COTS technology automates the USS Truman aircraft carrier

Engineers from Control Corp. of America (Richmond, Va.) completed the first large-scale automation of a U.S. Navy aircraft carrier using commercial-off-the-shelf (COTS) automation equipment. Automation provides state-of-the-art control for the management of jet fuel on the carrier. Using commercial equipment reduces the cost of construction, personnel requirements to operate the ship, an...

09/01/2000


Engineers from Control Corp. of America (Richmond, Va.) completed the first large-scale automation of a U.S. Navy aircraft carrier using commercial-off-the-shelf (COTS) automation equipment. Automation provides state-of-the-art control for the management of jet fuel on the carrier. Using commercial equipment reduces the cost of construction, personnel requirements to operate the ship, and repair time, while improving system fault detection time, and providing enhanced logistics support.

Welcome aboard the United States Ship Harry S. Truman (CVN75), Nimitz class nuclear-powered aircraft carrier.

Its deck is nearly 1,100 ft long and over 250 ft wide. Fully loaded, it displaces over 100,000 tons and moves this mass at over 30 knots, though actual speed is classified. The ship can remain at sea for over 10 years, carrying more than three million gallons of fuel along with over 100 of the world's most advanced planes and top pilots to fly them.

The primary function of an aircraft carrier is to launch and recover warplanes, as part of its assigned defense missions. Fuel must be available at the flight deck service tanks at all times.

Despite the crucial nature and complexity of systems on its advanced ships, the Navy wanted to move away from proprietary, one-of-a-kind control systems in favor of COTS products.

However, COTS hardware cannot just be purchased and installed. Other than prototype installations, all hardware is required to meet the same specifications and tests as the traditional military hardware it replaces.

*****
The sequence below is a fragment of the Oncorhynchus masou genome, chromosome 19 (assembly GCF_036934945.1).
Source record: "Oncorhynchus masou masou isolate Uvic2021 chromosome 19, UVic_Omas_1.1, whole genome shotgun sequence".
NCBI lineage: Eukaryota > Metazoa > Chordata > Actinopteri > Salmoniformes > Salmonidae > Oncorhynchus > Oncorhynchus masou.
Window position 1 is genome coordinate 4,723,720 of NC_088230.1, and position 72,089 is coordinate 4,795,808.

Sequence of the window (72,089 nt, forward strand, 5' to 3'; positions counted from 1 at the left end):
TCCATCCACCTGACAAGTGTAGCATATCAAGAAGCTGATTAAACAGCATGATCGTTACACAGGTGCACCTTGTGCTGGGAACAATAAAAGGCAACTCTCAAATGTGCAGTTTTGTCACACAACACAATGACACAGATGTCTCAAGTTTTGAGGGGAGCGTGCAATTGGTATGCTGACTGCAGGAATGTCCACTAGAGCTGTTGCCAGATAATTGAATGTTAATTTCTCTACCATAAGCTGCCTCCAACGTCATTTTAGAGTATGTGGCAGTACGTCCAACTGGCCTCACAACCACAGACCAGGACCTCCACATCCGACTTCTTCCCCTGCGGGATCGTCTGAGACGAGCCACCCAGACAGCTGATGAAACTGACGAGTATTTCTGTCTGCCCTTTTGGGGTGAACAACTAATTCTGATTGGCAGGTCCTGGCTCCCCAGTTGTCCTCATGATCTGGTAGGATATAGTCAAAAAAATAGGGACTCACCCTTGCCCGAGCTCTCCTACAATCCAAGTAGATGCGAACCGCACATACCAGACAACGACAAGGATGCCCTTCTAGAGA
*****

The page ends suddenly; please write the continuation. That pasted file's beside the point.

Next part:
Behind the automation effort was a five-year journey of discussion, design reports, product selection testing, application software development testing, hardware construction, ship installation testing, and sea trials.

A conservative approach was used to automate the Truman's two fuel management systems, located forward and aft. The aft configuration was completed first, with installation and testing performed at anchor, followed by testing at sea during flight operations. After completing this test and making minor modifications, added testing was done during an at-sea replenishment operation. Once this operation was completed, the forward fuel system was installed.

Those associated with the project selected Siemens Energy & Automation's (Alpharetta, Ga.) S7-416 PLCs, primarily for their capability in networking, performance, redundancy options, and open protocols. These controllers operate in a "warm-backup" mode, reading and writing the I/O points simultaneously through Siemens' redundant ET200M I/O interface modules.

Communication between the controllers and the I/O points is Profibus-DP at 1.5 Mb/sec. Profibus was chosen for its speed, large assortment of available products, and status as an international standard. The CNV75 project mainly uses Siemens I/O devices, but other applications on these ships have I/O products from several other vendors.

Survivability

For system survivability, the I/O devices and controller connections are achieved using Siemens Optical Link Modules—which support a dual fiber-optic ring. In case of a break in the communication path, the data travel around the ring in the opposite direction still maintaining a communication path. In case of multiple communication breaks, the controllers maintain the ability to communicate in both directions, and function with the remaining I/O points. The controllers are located in strategically separate areas.

Network communications are managed using commercially available Ethernet switches/hubs. These devices communicate via multiple fiber-optic communication paths for survivability.

The primary job of the fuel management system is monitoring tank levels, commanding and interlocking valves, monitoring for presence of seawater, alarming tank overflow conditions, and monitoring purifiers and other equipment.

System performance with the application has been excellent. Each scan, both forward and aft, executes logic for all devices, all tank table lookup functions, redundancy code, detailed system diagnostics, and synchronizes device data between controllers in approximately 110 msec. The HMI screen updates occur in one to two seconds.

Tests and trials show that COTS equipment can meet operational needs of many military applications.





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